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ASCELLA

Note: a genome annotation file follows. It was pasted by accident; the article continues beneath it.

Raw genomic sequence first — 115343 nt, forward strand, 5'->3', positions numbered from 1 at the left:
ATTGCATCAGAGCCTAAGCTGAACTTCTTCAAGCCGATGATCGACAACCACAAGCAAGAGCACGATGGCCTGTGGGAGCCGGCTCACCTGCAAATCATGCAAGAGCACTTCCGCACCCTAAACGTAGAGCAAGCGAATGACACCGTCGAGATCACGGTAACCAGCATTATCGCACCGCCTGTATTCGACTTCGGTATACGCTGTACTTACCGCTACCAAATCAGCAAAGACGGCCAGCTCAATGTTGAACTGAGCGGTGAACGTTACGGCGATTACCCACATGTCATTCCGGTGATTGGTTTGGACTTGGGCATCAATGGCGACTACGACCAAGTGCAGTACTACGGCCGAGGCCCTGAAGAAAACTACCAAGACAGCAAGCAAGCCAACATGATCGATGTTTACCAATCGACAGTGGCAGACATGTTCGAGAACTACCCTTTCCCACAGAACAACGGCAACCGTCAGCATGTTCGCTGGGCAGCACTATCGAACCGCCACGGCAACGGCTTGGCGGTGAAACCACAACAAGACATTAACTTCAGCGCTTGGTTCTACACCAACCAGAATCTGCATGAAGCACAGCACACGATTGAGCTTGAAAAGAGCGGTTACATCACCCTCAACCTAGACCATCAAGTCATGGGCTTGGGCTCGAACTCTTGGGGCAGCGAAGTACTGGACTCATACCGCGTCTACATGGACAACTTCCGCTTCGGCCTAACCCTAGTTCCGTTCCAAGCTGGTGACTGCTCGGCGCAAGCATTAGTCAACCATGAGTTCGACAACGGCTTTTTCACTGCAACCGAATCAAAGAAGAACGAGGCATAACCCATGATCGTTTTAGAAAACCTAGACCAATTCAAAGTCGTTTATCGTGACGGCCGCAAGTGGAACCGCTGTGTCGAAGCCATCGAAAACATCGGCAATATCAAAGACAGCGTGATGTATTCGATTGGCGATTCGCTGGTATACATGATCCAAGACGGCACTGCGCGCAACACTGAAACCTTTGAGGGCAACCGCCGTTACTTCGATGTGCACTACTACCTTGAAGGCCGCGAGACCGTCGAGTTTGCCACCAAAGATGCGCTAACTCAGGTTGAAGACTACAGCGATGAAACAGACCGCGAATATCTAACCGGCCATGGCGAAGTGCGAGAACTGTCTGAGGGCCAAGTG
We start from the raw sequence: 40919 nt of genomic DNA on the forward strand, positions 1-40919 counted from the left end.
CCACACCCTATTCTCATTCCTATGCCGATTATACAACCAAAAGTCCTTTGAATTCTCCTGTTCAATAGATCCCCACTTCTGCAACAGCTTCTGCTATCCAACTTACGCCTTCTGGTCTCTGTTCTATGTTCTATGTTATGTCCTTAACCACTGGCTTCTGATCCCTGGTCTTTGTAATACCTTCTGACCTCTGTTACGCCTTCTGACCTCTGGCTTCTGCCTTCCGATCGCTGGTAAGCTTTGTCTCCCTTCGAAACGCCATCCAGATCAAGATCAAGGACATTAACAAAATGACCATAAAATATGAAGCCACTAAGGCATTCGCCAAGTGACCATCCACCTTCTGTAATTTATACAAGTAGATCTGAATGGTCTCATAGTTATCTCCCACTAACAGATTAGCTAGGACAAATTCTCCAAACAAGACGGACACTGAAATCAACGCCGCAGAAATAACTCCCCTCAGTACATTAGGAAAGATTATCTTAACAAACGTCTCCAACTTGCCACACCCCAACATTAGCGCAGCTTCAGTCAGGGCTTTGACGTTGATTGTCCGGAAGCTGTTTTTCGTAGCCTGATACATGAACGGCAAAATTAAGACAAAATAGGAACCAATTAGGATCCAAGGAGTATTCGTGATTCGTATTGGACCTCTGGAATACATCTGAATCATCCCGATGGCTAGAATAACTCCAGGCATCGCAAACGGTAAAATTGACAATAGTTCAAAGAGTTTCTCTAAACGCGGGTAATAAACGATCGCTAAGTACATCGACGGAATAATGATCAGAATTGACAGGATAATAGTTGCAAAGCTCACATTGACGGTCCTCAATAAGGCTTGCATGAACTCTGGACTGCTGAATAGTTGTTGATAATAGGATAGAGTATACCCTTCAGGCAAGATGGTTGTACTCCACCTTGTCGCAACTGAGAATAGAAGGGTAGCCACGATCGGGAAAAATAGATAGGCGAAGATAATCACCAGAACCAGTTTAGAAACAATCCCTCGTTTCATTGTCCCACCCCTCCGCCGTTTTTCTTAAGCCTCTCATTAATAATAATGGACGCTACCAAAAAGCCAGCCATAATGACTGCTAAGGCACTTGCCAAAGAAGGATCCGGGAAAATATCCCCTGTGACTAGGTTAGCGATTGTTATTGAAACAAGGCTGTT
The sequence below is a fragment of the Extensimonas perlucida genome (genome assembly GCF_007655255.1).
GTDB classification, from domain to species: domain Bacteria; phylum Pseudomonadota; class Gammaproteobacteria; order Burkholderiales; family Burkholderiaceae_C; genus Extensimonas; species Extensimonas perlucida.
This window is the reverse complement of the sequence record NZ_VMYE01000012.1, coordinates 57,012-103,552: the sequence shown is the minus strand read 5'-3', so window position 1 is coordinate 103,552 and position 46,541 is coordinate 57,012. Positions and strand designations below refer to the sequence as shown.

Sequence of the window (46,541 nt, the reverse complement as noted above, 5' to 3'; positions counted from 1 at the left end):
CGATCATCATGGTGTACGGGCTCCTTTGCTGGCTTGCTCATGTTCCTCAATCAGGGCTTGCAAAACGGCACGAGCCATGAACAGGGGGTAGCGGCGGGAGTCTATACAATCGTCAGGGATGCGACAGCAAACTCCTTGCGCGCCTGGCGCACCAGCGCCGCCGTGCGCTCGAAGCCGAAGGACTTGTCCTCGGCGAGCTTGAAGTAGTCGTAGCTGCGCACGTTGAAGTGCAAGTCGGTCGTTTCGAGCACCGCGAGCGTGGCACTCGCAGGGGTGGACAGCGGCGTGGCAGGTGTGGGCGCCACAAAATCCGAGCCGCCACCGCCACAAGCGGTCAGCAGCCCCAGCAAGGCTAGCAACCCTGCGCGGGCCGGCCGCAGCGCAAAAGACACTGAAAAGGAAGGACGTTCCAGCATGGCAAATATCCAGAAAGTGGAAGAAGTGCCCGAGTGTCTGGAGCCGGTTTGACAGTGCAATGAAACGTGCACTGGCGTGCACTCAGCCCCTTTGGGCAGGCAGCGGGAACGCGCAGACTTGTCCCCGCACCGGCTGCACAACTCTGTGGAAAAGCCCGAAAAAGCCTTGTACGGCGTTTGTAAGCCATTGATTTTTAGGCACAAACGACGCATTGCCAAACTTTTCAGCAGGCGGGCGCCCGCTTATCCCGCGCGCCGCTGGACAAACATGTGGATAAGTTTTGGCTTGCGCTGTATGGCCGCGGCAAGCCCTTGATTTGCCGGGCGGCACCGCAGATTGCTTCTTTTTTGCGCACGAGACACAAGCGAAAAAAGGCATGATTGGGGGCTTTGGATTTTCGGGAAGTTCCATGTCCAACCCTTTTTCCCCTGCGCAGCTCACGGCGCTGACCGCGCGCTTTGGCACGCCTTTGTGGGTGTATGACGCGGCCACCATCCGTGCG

(Zeta Sagittarii). At bright third magnitude (2.63) and beautifully prominent because of its location, Ascella makes the lip of the Little Milk Dipper of Sagittarius. The Latin name -- not so old as most -- also reveals that the star makes the "armpit" of the Archer. The Greek letter names of the stars in this constellation show that Bayer clearly often had something other than brightness in mind when he applied them. In order, the top three are Epsilon (Kaus Australis), Sigma (Nunki), and Zeta, our Ascella. Alpha (Rukbat) is way down the list. Physically, the star is not one, but two, that orbit each other, on the average separated by about half a second of arc (making their separation a great challenge for the eye at a telescope). Because of their proximity to each other, their condition is not clear (the light of one star messing up that of the other). Both are class A, the brighter, at magnitude 3.26, an A2 "giant." The other, at magnitude 3.37 (the two adding to the magnitude 2.63 star that we see) is classified as either an A2 dwarf (which implies full core hydrogen fusion) or as an A4 subgiant (which implies recent stoppage of fusion). We will adopt the latter here. From the distance of 89 light years, we derive respective luminosities for the "A" and "B" components of 31 and 26 times that of the Sun, which from estimated temperatures (they have not been measured) of 9000 and 8500 Kelvin give masses of 2.2 and 2.1 solar, the combination clearly showing that both are REALLY dwarfs and neither giant nor subgiant. (We still cleave to the actual classification.) The two orbit every 21.075 years at an average separation of 13.4 Astronomical Units (40 percent farther than Saturn is from the Sun). The rather elliptical orbit takes them from a maximum separation of 16.1 AU to 10.6 AU. From the orbit and Kepler's orbital laws we find a sum of masses of 5.4 times that of the Sun, 25 percent larger than determined from luminosity and temperature (and the theory of stellar structure and evolution). Errors in distance, temperature, and orbital parameters all account for the discrepancy. At a separation of 75 seconds of arc is an eleventh magnitude (10.63) "C" component. If an actual part of the system, it must be a class K7 dwarf located at least 2000 AU from the inner double, one that orbits with a period of at least 40,000 years. However, slight shifts in separation over the past century are about that expected from the double's motion through space relative to the distant background, so little "C" is probably just a line-of-sight coincidence, adding to Ascella's many uncertainties.